Springfield – October 10-11, 2009
The Vermont Apple Festival & Craft Show is a celebration of the fall harvest, with more than 50 crafters, live entertainment, agriculture and activities for the whole family, and, of course, apples. Wellwood Orchards is once again the official Vermont Apple Festival Orchard. They'll have bushels of red, juicy, ripe apples plus plump pumpkins, sweet cider and other delectable items of the harvest. 10 a.m. to 4 p.m. Riverside Middle School, Route 11. For more information, visit

Annual Tractor Parade
Charlotte – October 11, 2009
Enjoy antique and modern tractors make their way down Spear Street in East Charlotte. The event includes children’s games, hay rides, farmers’ market, food and more. 11 a.m. to 5 p.m., parade starts at 1 p.m. For more information, visit
Dummerston Apple Pie Festival

Dummerston – October 11, 2009
For more than 40 years, the Dummerston Apple Pie Festival has been held on the Sunday of Columbus Day Weekend, the peak of colorful autumn foliage in southern Vermont. About 1,500 apple pies are made by many church members and friends, and people from all over the United States travel to Dummerston to take part in the festivities. 10 a.m. to 4 p.m. For more information, visit

Giant Pumpkin Regatta and Festival
Burlington – October 11, 2009
The annual Giant Pumpkin Regatta and Festival features local business leaders, students, and others racing in giant hollowed-out gourds on Lake Champlain in a competition of size and speed. The event includes food vendors, activities and entertainment on the Burlington Waterfront. 10 a.m. to 3 p.m. For details, visit

Pumpkin Carving Festival
Manchester – October 17, 2009
Enjoy an afternoon of fun celebrating the fall harvest and pumpkin season. The event includes a corn maize, wagon rides, cider, donuts and a pumpkin carving competition. Noon to 8 p.m. Equinox Valley Nursery, Route 7A. For more information, visit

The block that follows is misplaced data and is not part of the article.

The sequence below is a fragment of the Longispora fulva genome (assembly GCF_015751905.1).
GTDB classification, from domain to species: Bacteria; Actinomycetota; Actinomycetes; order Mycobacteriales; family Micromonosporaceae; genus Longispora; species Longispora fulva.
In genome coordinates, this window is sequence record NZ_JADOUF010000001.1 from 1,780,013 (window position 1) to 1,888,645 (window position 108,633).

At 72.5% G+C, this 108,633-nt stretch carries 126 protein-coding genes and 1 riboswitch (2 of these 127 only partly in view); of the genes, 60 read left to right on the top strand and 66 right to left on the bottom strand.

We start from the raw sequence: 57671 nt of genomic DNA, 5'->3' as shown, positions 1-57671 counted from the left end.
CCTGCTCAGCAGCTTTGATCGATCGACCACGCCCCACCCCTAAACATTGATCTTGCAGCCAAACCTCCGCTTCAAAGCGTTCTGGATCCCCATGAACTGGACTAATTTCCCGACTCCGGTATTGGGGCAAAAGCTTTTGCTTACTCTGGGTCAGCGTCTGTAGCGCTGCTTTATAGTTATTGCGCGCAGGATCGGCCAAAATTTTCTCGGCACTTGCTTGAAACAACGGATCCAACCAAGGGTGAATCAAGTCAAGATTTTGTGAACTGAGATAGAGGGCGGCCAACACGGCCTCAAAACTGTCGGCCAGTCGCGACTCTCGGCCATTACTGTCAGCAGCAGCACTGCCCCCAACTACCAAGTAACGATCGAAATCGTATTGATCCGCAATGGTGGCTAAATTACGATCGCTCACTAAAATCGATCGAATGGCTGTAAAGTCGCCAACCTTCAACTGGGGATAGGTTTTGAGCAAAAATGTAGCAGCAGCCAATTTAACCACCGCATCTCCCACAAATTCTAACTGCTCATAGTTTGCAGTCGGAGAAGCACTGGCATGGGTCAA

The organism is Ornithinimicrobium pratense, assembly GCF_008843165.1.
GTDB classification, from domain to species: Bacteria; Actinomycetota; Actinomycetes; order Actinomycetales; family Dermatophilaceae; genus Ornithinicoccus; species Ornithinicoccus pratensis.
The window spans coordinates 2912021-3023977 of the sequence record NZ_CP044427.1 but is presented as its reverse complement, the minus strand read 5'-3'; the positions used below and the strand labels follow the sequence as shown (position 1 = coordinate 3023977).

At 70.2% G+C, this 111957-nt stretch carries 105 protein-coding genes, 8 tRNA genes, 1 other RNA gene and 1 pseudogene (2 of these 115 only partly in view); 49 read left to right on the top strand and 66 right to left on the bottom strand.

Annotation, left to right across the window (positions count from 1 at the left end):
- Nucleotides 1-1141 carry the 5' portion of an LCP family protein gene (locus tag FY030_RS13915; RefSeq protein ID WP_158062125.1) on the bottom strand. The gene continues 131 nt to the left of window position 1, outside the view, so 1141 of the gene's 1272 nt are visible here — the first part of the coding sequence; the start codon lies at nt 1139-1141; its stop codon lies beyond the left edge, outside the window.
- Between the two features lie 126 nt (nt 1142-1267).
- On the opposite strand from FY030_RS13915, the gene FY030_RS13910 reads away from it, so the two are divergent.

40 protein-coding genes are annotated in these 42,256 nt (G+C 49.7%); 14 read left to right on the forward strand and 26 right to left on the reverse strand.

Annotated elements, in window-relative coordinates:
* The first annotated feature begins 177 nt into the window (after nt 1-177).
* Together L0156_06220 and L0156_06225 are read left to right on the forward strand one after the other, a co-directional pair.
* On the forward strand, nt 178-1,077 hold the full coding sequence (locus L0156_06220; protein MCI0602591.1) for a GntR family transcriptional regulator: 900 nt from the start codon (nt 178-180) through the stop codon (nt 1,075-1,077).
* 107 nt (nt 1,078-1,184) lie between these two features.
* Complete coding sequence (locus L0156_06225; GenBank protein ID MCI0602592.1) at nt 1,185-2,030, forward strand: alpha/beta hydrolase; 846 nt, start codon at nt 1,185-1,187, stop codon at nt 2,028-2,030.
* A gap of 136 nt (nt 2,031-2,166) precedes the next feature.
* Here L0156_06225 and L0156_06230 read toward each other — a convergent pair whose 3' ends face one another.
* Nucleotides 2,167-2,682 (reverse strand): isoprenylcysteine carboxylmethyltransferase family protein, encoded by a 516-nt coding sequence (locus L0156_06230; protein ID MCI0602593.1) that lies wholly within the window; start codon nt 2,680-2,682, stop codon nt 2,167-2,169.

Cabot Apple Pie Festival
Cabot – October 17, 2009
This annual event will feature pie judging, music, crafts, pumpkin carving, children’s activities, silent auction, food and pies for sale. 9 a.m. to 3 p.m. Cabot School Gym, Main Street and Common Road (Route 215). For details, visit

19th Century Apple and Harvest Festival
Strafford – October 18, 2009
Press cider in an antique press, taste heirloom apple varieties, meet John Chapman (Johnny Appleseed), make a scarecrow, sample cider, play period games, and more. Enjoy Vermont grown apples, apple treats and pumpkins from the garden, heirloom flower bulbs, and fresh pressed cider. 11 a.m. to 4 p.m. Justin Morrill State Historic Site. For more information, visit

Gilfeather Turnip Festival
Wardsboro – October 24, 2009
The Annual Gilfeather Turnip Festival celebrates the Gilfeather turnip, first propagated in Wardsboro in the early 1900s by John Gilfeather. The festival features live music, entertainment, Gilfeather turnip soup, turnip tastings, Gilfeather turnip cookbooks, crafts and more. 10 a.m. to 4 p.m. Wardsboro Town Hall and vicinity. For more information, visit

Haunted Forest
Williston – October 22-24, 29-31, 2009
The Haunted Forest features outdoor community theater set amidst the magic and enchantment of a dark forest. A pair of mysterious guides will lead guests through the Haunted Forest, and the flickering faces of more than 1,000 jack-o’lanterns light the dark trails. Visitors encounter strange and hilarious characters in a variety of Halloween-theme scenes. For details and an event schedule, visit

Haunted Happenings
Shelburne – October 25, 2009
Celebrate Halloween with trick-or-treating, a costume contest, games and more at Shelburne Museum’s annual Halloween extravaganza. Enjoy nonstop activities at 20 buildings on the museum grounds. Haunted house and scary obstacle course, too. 10 a.m. to 1 p.m. For more information, visit

To find more great events happening in Vermont, search the Vermont Travel Planner at